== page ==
From the time we started talking about where babies come from, I have tried to leave an open door for Lena to ask any questions she liked, on any angle of the topic. (Books her father and I put in her hands in her later ‘tweens helped pave the way.) I think I’ve successfully managed to leave inherited discomforts about acknowledging her sexuality (with everything they might imply, realistically or not) out of our talks. This has been a process, not without struggles and doubts; and though practice here does not necessarily make perfect, four or five years of warming to my daughter’s very significant sexual side has given me confidence in my judgment, in my ability to be a good resource for her.
In fact, the challenges do keep coming without my having been perfected by my practices, not just yet. It is still the case that every time Lena’s talk gets a little more graphic, a little more down and dirty, I face some internal conflict. Part of me would like to just push her questions aside, to let her know from my exalted position as her mother that her preoccupations have no place in her young life. Through the magical qualities of a mother’s silence, she would be benevolently released from the curse of uncomfortable and controversial interests—I’m sure of it!
Lena would definitely be happier for that boundary I drew in the sand for her. Then, she would be blithely free to focus on schoolwork, sports, musical instruments, and all the happy and wholesome things that contribute to a sunny disposition and healthy upbringing. Those would be the occupations that would make her thrive in the only larger community that any mother in her right mind would tolerate for her child (not to mention that she’d be aiding and abetting my own happiness, since I would be freed from worry about her).
That uncomfortable, fearful part of me does not give up without a struggle.
photo by GoBigPicture
Lately, the talk is very specific and very graphic, indeed. Just the other day, Lena told me that her boyfriend “went down on her,” then delicately inquired as to whether I knew what that meant.
Now, I am 99% certain Lena is a virgin, at least in the arena of actual vaginal penetration. She has told me that her friends at school have nicknamed her the Virgin Sex Goddess, and I find this incredibly sweet. First of all, it is further evidence of what I am virtually, even smugly certain–that my daughter is still a virgin while a number of the kids who are kept so busy that their parents never get a chance to speak with them about sex are not. (There is a delicious irony not only to the situation but to the smugness that I feel: does it not show that I am still shedding my investment in this kind of thinking? And that I still have some growing up to do? I have to laugh at myself sometimes.) I also enjoy the moniker because I have enjoyed relationships with some of these kids since they were little, and I have been observing and appreciating their creative output for a long time now. I now find it easy to appreciate the innocent, creative, unjaded way they talk about sexual matters, both as Lena describes it and as I have heard from my figurative position of fly on the wall when they visit. (Though I might be nearby, they either forget this or don’t see any reason to care.)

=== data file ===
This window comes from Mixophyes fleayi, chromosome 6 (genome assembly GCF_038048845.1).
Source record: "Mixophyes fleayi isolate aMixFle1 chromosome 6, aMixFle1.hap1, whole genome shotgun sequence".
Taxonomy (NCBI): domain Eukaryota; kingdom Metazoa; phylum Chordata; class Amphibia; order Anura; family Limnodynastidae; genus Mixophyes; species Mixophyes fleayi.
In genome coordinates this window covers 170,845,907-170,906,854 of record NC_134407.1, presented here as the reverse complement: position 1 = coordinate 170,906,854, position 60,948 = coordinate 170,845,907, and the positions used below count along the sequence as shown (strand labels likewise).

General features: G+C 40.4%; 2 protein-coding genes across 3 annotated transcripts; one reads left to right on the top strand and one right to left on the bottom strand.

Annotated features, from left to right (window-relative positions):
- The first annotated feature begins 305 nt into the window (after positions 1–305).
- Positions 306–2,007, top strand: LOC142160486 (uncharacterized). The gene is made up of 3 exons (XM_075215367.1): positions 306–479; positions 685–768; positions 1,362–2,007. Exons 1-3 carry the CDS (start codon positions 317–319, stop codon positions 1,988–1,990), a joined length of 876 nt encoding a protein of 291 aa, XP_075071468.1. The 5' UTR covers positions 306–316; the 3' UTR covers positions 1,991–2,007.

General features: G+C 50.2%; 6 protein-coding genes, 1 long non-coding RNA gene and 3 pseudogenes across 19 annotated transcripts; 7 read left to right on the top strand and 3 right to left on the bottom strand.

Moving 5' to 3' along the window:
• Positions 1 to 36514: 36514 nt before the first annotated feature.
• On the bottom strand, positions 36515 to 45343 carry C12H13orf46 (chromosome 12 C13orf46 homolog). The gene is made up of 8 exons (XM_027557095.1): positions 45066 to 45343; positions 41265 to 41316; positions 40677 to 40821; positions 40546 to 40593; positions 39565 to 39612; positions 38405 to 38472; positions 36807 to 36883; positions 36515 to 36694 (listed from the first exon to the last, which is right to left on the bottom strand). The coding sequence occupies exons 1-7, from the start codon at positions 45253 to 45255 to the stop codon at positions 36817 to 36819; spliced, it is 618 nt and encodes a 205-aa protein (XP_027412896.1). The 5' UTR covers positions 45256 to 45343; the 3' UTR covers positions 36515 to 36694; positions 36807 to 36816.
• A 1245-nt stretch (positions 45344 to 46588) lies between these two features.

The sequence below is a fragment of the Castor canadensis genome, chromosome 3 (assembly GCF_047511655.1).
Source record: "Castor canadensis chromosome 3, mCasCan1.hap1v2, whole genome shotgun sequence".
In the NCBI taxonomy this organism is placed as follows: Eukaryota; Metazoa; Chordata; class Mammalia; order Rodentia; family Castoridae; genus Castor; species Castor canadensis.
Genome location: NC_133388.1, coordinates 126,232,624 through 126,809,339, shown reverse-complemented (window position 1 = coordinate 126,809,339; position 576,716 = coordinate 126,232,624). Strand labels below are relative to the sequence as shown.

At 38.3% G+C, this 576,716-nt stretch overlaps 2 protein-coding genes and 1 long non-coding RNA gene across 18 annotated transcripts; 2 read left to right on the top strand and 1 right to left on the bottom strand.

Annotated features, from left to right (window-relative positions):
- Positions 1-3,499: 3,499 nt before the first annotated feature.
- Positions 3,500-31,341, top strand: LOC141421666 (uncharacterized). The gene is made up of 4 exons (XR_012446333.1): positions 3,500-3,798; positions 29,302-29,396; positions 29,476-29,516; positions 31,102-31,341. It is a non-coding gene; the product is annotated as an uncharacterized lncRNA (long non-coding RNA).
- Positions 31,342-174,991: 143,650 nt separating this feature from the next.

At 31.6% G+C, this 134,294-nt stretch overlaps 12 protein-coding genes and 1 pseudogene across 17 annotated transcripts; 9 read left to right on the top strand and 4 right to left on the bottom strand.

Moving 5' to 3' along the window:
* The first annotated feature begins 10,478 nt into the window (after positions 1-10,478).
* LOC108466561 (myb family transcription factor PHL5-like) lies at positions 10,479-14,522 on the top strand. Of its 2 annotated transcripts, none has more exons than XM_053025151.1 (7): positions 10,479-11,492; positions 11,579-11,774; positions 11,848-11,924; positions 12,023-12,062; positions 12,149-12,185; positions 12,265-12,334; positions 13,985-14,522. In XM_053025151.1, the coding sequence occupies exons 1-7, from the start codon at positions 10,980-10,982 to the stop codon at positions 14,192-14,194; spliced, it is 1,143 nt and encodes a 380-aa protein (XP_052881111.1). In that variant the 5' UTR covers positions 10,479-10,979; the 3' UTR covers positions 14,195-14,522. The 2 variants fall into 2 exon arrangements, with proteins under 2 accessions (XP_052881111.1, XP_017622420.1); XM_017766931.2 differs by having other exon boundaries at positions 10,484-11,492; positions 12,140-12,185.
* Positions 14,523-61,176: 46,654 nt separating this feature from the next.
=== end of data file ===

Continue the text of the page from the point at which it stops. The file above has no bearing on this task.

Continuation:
So, willfully, I cast away another chunk of shame—the little sliver that this latest exchange has just exposed. I assure Lena that I know, as surprising as that may seem, what is meant by “going down on.” As I continue to pour a not inconsequential amount of energy into remaining unruffled, we actually have a talk about pleasure—nothing verbose or cloyingly heavy, just enough for now. I get to make the not-inconsequential point that she deserves to experience it. I work in a short sentence or two about how to foster it and about the importance of kind communication. To my delight, Lena shows every sign of listening!–and the part of me that thinks that parents can’t have any credibility with their kids when it comes to sex is so surprised.
At every turn, I question whether I am being a responsible mother when I acknowledge her sexuality without qualifying my statements with such patriarchal remnants as “but you should wait for a committed relationship” or “you want to be careful that people don’t see you as a slut” or even “don’t be a slut.” My healthy sexuality came at the price of a lot of questioning, and I now question these slogans of a mindset I perhaps shouldn’t assume.